The SequenceState 594 class specifies the state of the logical sequence, it includes the following constants: 1) "INITIALIZED" specifies that the sequence is created; 2) "STARTED" specifies that the sequence is started and messages are in process of adding; 3) "STOPPED" specifies that the sequence is stopped by an "end" operation; and, 4) "TERMINATED" specifies that the technical sequence is terminated. The TUCC 596 static class (Tentative Update, Compensate & Confirm) includes the following methods: 1) "markNextCallAsCompensate" that marks the first message of a sequence as a compensate message, this means that the message will be persisted in a persistent storage unit; 2) "markNextCallAsConfirm" that marks the message as confirmed and deletes the reversion message from the persistent storage unit; 3) "removeTUCC" removes the TUCC feature from the sequence; and, 4) "getConfigurationContext" that returns a configuration context object with the message that needs to be transmitted.
Elements of embodiments may also be provided as a machine-readable medium for storing the machine-executable instructions. The machine-readable medium may include, but is not limited to, flash memory, optical disks, CD-ROMs, DVD ROMs, RAMs, EPROMs, EEPROMs, magnetic or optical cards, propagation media or other type of machine-readable media suitable for storing electronic instructions. For example, embodiments of the invention may be downloaded as a computer program, which may be transferred from a remote computer (e.g., a server) to a requesting computer (e.g., a client) by way of data signals embodied in a carrier wave or other propagation medium via a communication link (e.g., a modem or network connection).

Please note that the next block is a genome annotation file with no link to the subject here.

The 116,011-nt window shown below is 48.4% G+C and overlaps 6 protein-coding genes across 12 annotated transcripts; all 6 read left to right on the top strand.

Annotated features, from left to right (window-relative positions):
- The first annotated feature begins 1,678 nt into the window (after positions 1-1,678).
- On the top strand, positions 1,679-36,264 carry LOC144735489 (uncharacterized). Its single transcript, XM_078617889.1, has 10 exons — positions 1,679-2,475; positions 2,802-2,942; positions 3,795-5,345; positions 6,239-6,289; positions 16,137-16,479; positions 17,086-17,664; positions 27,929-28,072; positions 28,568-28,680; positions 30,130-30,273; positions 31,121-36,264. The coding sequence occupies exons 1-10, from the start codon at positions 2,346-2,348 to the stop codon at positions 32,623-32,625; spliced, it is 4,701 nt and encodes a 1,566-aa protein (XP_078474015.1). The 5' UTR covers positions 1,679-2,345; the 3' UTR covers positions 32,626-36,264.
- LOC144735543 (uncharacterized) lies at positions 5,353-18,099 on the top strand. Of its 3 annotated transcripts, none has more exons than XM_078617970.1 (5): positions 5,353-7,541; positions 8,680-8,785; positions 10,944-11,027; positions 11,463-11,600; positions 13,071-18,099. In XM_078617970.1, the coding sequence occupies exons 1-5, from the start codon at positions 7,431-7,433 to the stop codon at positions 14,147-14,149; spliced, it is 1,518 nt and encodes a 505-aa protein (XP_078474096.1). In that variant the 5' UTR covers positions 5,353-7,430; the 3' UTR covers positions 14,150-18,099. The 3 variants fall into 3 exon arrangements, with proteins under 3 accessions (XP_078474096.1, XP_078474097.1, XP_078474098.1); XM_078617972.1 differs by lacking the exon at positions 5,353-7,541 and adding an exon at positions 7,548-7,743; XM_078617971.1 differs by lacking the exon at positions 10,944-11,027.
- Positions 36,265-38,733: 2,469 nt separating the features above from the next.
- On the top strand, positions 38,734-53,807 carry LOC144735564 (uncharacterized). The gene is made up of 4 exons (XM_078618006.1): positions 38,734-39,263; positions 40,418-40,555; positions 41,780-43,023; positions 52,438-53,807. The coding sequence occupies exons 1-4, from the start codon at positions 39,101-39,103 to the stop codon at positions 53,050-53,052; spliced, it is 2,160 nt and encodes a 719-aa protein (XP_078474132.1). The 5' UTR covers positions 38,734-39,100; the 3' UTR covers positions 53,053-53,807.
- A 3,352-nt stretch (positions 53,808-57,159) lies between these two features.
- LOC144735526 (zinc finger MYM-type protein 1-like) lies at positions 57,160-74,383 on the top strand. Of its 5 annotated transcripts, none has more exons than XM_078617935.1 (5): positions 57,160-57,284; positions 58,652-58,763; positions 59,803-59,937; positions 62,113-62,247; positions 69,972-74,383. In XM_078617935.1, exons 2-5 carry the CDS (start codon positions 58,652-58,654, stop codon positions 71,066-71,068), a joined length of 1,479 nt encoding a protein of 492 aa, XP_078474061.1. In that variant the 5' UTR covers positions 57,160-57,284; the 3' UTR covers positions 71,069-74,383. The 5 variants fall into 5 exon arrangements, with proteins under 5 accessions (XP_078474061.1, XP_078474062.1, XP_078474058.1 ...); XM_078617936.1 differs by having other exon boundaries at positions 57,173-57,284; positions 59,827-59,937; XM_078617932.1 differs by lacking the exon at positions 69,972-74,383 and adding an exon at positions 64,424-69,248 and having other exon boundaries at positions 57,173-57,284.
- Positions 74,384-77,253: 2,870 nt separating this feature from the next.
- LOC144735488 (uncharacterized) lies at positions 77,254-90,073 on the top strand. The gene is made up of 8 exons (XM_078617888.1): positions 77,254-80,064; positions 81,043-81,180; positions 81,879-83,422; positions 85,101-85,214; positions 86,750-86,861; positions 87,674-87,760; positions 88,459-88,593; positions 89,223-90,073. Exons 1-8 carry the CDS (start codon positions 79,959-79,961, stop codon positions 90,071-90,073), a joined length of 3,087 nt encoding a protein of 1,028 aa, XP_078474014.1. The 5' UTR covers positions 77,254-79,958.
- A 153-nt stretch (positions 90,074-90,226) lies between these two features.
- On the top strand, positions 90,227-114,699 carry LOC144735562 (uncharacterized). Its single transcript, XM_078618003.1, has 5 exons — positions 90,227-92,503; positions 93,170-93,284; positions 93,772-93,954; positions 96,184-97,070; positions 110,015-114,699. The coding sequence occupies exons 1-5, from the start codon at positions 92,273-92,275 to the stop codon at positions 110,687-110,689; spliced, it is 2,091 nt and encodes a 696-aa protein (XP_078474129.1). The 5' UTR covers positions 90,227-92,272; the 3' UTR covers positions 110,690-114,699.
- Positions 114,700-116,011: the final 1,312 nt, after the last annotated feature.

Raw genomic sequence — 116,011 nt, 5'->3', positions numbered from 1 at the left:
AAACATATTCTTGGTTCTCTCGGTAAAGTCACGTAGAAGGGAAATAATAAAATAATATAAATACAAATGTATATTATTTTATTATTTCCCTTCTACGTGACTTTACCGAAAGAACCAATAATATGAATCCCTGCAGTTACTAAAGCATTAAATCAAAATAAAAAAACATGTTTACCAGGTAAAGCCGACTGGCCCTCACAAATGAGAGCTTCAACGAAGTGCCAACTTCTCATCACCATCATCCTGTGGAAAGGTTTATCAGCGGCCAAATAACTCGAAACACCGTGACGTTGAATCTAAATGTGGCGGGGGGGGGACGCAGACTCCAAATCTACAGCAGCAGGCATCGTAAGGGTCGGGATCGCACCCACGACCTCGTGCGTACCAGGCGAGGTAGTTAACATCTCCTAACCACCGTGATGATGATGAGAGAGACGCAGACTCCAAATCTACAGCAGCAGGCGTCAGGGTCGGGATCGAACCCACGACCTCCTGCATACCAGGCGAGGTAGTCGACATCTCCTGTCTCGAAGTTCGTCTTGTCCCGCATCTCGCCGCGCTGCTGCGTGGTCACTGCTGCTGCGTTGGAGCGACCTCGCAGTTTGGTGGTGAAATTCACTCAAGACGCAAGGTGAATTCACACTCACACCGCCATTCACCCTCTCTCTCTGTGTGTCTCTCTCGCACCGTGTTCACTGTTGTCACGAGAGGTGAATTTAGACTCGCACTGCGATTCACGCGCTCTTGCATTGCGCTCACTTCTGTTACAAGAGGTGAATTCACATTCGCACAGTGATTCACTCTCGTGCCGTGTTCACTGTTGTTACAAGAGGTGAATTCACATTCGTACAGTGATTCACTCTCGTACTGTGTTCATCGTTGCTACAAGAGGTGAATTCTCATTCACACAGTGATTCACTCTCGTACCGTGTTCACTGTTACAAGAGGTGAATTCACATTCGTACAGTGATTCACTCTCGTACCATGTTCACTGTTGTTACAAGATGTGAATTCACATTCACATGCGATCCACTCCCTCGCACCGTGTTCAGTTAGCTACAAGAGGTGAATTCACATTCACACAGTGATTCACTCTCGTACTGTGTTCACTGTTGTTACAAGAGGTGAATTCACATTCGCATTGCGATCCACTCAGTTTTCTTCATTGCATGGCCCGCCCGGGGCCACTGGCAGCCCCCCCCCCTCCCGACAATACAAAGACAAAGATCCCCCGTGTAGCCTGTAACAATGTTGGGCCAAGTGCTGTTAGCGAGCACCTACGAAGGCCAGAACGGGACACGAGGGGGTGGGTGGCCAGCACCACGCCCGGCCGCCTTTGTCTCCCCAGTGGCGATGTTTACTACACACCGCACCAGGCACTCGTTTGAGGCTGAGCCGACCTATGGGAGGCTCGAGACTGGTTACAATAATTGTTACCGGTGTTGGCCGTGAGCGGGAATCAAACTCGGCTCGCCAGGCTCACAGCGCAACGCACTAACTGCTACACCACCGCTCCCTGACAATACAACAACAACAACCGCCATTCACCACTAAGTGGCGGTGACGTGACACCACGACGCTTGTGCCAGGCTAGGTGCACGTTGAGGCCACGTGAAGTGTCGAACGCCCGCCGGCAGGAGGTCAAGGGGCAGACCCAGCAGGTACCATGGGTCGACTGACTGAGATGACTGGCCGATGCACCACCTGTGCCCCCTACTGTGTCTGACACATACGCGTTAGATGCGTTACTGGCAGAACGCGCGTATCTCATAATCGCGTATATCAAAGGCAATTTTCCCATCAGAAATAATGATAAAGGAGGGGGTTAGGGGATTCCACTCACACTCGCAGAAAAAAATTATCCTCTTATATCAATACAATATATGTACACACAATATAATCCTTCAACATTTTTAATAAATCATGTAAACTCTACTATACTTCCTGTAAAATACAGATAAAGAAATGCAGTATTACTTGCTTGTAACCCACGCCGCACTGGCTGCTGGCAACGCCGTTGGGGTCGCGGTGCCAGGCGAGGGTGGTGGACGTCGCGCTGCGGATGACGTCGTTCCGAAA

It should be appreciated that reference throughout this specification to "one embodiment" or "an embodiment" means that a particular feature, structure or characteristic described in connection with the embodiment is included in at least one embodiment of the present invention. Therefore, it is emphasized and should be appreciated that two or more references to "an embodiment" or "one embodiment" or "an alternative embodiment" in various portions of this specification are not necessarily all referring to the same embodiment. Furthermore, the particular features, structures or characteristics may be combined as suitable in one or more embodiments of the invention.
In the foregoing specification, the invention has been described with reference to the specific embodiments thereof. It will, however, be evident that various modifications and changes can be made thereto without departing from the broader spirit and scope of the invention as set forth in the appended claims. The specification and drawings are, accordingly, to be regarded in an illustrative rather than a restrictive sense.
Patent applications in class APPLICATION PROGRAM INTERFACE (API)
Patent applications in all subclasses APPLICATION PROGRAM INTERFACE (API)